Staying with cyber-espionage, China has a healthy and growing cell phone software application and video (software) games industry exploitable for the collection of untold volumes of data for analysis (Bateman, 2022, p. 69-70). This has also already been released by the West and countries such as India that responded by banning a number of these applications (Ibid.). Thus, several of the Chinese espionage programs/capabilities have already been exposed, and renewed and innovative measures can be expected from China as a result. With cyber-espionage continuously being countered by targeted countries, an increase in Chinese HUMINT can be expected as relationship building is at the heart of any espionage engagement and is filled with complexities that seek to bypass logical conclusions about interest and security.
In a world already accustomed to aggressive Russian and Chinese espionage activities, it can be expected that Russia (and associated non-state actors) will retaliate with an enhanced espionage campaign targeting those countries and organisations that provide military and technological assistance (for example Elon Musk’s Starlink satellite internet constellation (Jones, 2022)) to Ukraine and any NATO partner country. The sanction-induced access-to-the-latest-technology prohibition against Russia will unlock a momentous ambition to obtain the latest technology knowledge. Aggressive espionage remains the preferred option. With a greatly reduced Russian diplomatic staff (and thus HUMINT capacity), usage of mobile platforms such as the Russian oligarch superyacht fleet and other real estate world-wide (typical espionage capability staging areas) and reliance on cyberespionage can be projected to display new vigour in the short to medium term. he Microsoft Threat Intelligence Center reported that there is evidence of such trends unfolding (Hope, 2022). However, information networks and their associated crevasses can be secured. Thus, the medium to long term will probably be remembered for an increase in Russian HUMINT activity worldwide – albeit focussed on countries with significant SET capabilities and knowledge and on those countries that have access to these and that are willing to share information with Russia for access to energy commodities.
China is no different. With the Chinese Confucius Institute systematically exposed as an incubator for latent espionage capabilities and subversion, reliance will increasingly shift in the short to medium term to cyber-espionage (Corera, 2022). It can also be expected that Western institutions that financially gained from hosting the Chinese Confucius Institute will, together with China, innovate to maintain such lucrative enterprises – to the detriment of their national security. Reports of such adaptation appeared in June 2022: ‘many once-defunct Confucius Institutes have since reappeared in other forms’ (Sharma, 2022). This shows a clear intention to maintain established networks for espionage and the important link these Institutes form within the Chinese intelligence enterprise. They are also maintained in support of more mainstream efforts such as cyber-espionage because of their HUMINT focus.
Then there is the corrosive impact of Chinese imperialism in the Pacific, Africa, and even Europe through its BRI. An increase in Chinese HUMINT could be expected in areas of interest to the BRI and related strategic geographic locations. Again, cyber-espionage could be exploited to prepare the battlefield, but it invariably takes people to connect with other people.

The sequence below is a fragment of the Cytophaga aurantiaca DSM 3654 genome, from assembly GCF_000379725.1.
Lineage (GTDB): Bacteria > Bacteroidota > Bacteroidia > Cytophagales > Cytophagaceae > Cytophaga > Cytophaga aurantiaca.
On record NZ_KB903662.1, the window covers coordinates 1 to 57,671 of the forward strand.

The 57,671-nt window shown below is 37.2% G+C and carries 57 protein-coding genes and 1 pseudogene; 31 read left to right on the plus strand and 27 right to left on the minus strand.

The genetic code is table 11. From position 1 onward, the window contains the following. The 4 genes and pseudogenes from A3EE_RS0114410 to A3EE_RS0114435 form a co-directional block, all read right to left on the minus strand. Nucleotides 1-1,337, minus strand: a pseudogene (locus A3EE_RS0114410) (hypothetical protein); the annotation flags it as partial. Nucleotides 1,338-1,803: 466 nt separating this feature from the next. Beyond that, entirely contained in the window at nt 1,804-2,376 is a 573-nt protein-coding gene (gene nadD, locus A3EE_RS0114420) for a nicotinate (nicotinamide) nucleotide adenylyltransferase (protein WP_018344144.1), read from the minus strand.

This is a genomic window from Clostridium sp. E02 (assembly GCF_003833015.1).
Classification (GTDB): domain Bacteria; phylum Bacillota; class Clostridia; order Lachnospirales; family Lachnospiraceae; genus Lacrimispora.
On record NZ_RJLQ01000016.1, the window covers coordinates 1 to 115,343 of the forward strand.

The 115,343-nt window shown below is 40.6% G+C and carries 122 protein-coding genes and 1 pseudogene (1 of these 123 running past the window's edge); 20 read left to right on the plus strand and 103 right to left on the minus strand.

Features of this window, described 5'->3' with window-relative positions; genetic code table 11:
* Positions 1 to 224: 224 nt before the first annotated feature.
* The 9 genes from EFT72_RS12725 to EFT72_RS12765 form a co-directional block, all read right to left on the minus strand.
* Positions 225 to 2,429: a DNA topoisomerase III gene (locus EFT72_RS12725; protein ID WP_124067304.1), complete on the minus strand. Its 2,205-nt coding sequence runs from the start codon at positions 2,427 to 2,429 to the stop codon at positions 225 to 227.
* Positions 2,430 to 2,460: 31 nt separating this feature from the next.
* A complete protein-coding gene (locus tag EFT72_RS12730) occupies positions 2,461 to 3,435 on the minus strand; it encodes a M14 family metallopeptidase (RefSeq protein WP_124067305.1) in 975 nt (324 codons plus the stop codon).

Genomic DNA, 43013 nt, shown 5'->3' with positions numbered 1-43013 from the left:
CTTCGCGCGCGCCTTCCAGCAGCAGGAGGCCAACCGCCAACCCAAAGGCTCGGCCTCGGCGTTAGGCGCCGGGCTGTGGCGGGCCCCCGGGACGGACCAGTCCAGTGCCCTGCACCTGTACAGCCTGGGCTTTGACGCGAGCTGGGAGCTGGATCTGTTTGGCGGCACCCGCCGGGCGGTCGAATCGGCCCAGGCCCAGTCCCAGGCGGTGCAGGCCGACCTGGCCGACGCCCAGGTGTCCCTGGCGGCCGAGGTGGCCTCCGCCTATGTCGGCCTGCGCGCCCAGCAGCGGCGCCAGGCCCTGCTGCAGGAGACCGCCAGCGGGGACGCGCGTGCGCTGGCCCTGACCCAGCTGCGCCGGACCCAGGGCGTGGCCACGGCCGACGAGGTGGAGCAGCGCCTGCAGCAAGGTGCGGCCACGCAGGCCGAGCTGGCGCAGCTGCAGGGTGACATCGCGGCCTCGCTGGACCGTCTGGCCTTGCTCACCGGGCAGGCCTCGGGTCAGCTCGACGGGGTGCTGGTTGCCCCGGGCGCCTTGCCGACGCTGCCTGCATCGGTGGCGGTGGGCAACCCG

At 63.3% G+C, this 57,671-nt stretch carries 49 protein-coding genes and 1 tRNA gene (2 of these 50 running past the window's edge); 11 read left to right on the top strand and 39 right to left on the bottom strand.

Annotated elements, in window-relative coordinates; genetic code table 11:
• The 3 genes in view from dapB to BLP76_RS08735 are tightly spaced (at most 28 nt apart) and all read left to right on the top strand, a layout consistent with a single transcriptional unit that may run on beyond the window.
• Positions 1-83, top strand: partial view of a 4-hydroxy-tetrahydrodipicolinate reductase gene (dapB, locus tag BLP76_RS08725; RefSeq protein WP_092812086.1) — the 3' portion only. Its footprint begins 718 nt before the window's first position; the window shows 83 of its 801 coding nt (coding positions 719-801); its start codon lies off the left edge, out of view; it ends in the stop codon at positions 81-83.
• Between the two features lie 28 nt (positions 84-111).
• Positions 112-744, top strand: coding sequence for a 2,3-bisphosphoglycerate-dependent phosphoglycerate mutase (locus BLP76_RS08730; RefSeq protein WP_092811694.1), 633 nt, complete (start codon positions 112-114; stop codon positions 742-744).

There are several indicators that point towards the isolation of Russia and China for several and varied reasons that is disruptive to their espionage capabilities. It is projected that such disruptions will provide renewed vigour to their intelligence collection efforts. In the short term, cyber-espionage will probably take the lead based on its standoff characteristics and the fact that Russian and Chinese HUMINT networks are continuously and systematically disrupted. However, in the medium to long term, cyber-espionage will be supplemented by HUMINT (even overtaken) in the event of the targeted countries are successful in securing their critical cyber infrastructure. The more targeted countries report successes against cyber-espionage and other forms of electronic and cyberspace-related collection, the more the focus will shift towards HUMINT. Expanding diplomatic staffs, collaborative university programmes, and economic development initiatives are used to achieve expanded HUMINT footprints across entire regions. Their systematic exposure will initiate innovative and aggressive measures by Russia and China to reinvigorate lost espionage capacities. Such vigour will be fuelled by the need of Russia to modernise their military and space capabilities – a typical realist anxiety related to great power competition. Although the West’s capability to severely restrict Russia’s economic growth and cash flow is significant, there are always countries and organisations that would facilitate information flow for access to cheap energy – in a survivalist, defensive, and/or functionalist tradition. Economic sanctions came of age during the 20th century and with it came sanction busting. In the case of China, the West might be content on having cleaned house of undue cultural influence in the short term. However, the medium to long term will be littered with new CCP initiatives masquerading as diplomacy, development, assistance with lowering the language barriers between China and the rest of the world, or academic and cultural partnerships with eloquent names. With certainty, the international community will be confronted with increased and probably more aggressive Russian and Chinese espionage activity as they are systematically relegated to the margins of the international community.
The authors hereby declare that no competing financial interest exists for this manuscript.
Data availability statement
No new data were created or analysed in this study. Data sharing is not applicable to this article.